Employment: Department of Health and Exercise Science, University of O klahoma
Degree: MSc
Research interests:
E-mail: chris.fahs@ou.edu
 

Journal of Sports Science and Medicine Lindy Rossow
Employment: Department of Health and Exercise Science, University of Oklahoma
Degree:
Research interests:
E-mail: lindy.rossow@ou.edu
 

Journal of Sports Science and Medicine Kaelin Young
Employment: Department of Health and Exercise Science, University of O klahoma
Degree: MSc
Research interests:
E-mail: kcyoung@ou.edu
 

Journal of Sports Science and Medicine Steven L. Ferguson
Employment: Department of Health and Exercise Science, University of O klahoma
Degree: Msc
Research interests:
E-mail: Steven.L.Ferguson-1@ou.edu
 

Journal of Sports Science and Medicine Robert Thiebaud
Employment: Department of Health and Exercise Science, University of O klahoma
Degree: MSc
Research interests:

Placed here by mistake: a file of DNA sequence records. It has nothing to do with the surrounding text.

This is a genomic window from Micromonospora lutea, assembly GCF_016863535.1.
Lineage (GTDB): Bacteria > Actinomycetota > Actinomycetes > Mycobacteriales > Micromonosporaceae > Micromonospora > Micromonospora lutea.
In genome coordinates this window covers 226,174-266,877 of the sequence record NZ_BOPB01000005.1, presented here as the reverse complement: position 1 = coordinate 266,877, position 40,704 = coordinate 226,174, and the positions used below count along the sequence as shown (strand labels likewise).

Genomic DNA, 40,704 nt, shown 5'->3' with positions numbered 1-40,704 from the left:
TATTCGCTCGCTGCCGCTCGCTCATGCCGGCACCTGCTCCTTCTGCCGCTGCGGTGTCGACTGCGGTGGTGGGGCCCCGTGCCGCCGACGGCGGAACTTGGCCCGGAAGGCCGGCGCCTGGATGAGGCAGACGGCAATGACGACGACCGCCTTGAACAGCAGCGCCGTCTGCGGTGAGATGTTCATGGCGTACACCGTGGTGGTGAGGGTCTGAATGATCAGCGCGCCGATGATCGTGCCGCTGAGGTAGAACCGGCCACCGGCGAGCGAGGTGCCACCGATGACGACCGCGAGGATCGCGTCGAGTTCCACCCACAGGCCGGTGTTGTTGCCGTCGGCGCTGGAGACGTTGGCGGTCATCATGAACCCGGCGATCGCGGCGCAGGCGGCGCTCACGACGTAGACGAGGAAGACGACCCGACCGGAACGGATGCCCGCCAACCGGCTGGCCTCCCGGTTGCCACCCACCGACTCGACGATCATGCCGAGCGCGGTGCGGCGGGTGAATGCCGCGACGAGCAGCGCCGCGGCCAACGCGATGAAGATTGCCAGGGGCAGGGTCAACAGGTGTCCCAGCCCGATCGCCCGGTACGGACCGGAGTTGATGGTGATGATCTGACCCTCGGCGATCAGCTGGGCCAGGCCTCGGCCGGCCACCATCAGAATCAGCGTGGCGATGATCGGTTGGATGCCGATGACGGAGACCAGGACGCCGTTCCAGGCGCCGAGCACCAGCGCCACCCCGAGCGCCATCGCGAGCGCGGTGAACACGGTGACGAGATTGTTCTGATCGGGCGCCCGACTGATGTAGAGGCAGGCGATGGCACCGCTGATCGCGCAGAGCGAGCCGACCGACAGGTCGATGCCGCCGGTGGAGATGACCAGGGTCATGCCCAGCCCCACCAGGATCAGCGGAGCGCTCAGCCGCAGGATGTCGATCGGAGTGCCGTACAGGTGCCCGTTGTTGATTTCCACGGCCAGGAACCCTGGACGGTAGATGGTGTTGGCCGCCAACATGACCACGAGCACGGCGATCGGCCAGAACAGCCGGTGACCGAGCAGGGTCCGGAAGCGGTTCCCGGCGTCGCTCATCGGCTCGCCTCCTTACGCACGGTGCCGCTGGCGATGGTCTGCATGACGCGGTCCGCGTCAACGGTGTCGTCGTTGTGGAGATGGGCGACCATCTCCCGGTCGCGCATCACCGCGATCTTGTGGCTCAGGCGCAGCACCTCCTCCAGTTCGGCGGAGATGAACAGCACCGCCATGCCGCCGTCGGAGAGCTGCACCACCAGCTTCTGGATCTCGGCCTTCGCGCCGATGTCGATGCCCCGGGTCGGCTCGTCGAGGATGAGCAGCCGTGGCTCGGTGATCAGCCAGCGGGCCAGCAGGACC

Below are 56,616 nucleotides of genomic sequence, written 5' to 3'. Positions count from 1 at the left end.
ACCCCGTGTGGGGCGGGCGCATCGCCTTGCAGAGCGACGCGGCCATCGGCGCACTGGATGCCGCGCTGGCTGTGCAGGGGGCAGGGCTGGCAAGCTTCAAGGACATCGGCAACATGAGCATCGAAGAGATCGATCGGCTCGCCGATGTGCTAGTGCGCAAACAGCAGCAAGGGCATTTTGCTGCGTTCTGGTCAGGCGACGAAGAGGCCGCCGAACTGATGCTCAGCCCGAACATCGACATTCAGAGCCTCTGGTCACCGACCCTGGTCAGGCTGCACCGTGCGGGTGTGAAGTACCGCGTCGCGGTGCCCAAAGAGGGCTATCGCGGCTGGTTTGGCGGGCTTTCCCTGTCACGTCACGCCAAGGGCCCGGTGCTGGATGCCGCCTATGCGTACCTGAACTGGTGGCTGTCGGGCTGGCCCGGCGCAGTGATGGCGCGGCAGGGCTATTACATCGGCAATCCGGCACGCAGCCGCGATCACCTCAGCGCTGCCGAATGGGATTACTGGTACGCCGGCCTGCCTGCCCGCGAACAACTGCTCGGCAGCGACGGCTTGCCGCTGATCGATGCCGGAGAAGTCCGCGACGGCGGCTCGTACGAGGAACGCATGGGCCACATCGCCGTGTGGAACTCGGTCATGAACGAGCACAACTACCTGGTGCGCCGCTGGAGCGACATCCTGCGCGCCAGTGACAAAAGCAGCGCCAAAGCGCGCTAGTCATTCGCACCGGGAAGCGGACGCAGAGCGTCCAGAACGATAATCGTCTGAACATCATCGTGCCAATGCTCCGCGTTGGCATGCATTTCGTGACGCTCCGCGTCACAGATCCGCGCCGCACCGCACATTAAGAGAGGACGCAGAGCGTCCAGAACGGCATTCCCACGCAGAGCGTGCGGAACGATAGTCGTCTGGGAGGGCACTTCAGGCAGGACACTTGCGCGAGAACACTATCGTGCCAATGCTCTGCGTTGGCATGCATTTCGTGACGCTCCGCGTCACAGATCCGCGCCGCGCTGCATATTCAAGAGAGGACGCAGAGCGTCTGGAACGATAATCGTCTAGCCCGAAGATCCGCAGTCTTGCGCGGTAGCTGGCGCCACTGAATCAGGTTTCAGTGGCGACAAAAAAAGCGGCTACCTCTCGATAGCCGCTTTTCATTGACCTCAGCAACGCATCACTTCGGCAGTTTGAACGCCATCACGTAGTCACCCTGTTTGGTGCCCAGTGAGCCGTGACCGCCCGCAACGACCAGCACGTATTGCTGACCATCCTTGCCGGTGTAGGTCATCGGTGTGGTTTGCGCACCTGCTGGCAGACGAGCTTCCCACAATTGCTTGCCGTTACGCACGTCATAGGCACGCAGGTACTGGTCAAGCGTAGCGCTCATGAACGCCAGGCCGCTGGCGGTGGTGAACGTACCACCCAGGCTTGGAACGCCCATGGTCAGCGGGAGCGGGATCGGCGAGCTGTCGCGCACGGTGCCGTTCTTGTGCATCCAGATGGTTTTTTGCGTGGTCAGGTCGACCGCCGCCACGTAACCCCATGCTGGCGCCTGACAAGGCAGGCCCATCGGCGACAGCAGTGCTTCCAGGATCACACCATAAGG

E-mail: Robert.S.Thiebaud-1@ou.edu
 

Journal of Sports Science and Medicine Vanessa D. Sherk
Employment: Department of Health and Exercise Science, University of O klahoma
Degree: MSc
Research interests:
E-mail: vanessa.sherk@ou.edu
 

Journal of Sports Science and Medicine Jeremy P. Loenneke
Employment: Department of Health and Exercise Science, University of Oklahoma
Degree: MSc
Research interests:
E-mail: jploenneke@ou.edu
 

Journal of Sports Science and Medicine Daeyeol Kim
Employment: Department of Health and Exercise Science, University of Oklahoma
Degree: MSc
Research interests:
E-mail: dykim@ou.edu
 

Journal of Sports Science and Medicine Man-ki Lee
Employment: Department of Sport & Leisure Studies, Inje University
Degree: PhD
Research interests:
E-mail: spelmk@inje.ac.kr
 

Journal of Sports Science and Medicine Kyung-hoon Choi
Employment: Department of Special Physical Education, Yeungnam University
Degree: PhD
Research interests:
E-mail: ckhunjk@hanmail.net
 

Journal of Sports Science and Medicine Debra A. Bemben
Employment: Professor, Department of Health and Exercise Science, University of Oklahoma
Degree: PhD
Research interests:
E-mail: dbemben@ou.edu
 

Journal of Sports Science and Medicine Michael G. Bemben
Employment: Professor, Department of Health and Exercise Science, University of Oklahoma
Degree: PhD
Research interests:
E-mail: mgbemben@ou.edu
 

Journal of Sports Science and Medicine Wi-Young So
Employment: Assistant Professor, Department of Human Movement Science, Seoul Women's University, Seoul, Korea
Degree: PhD
Research interests:
E-mail: wowso@swu.ac.kr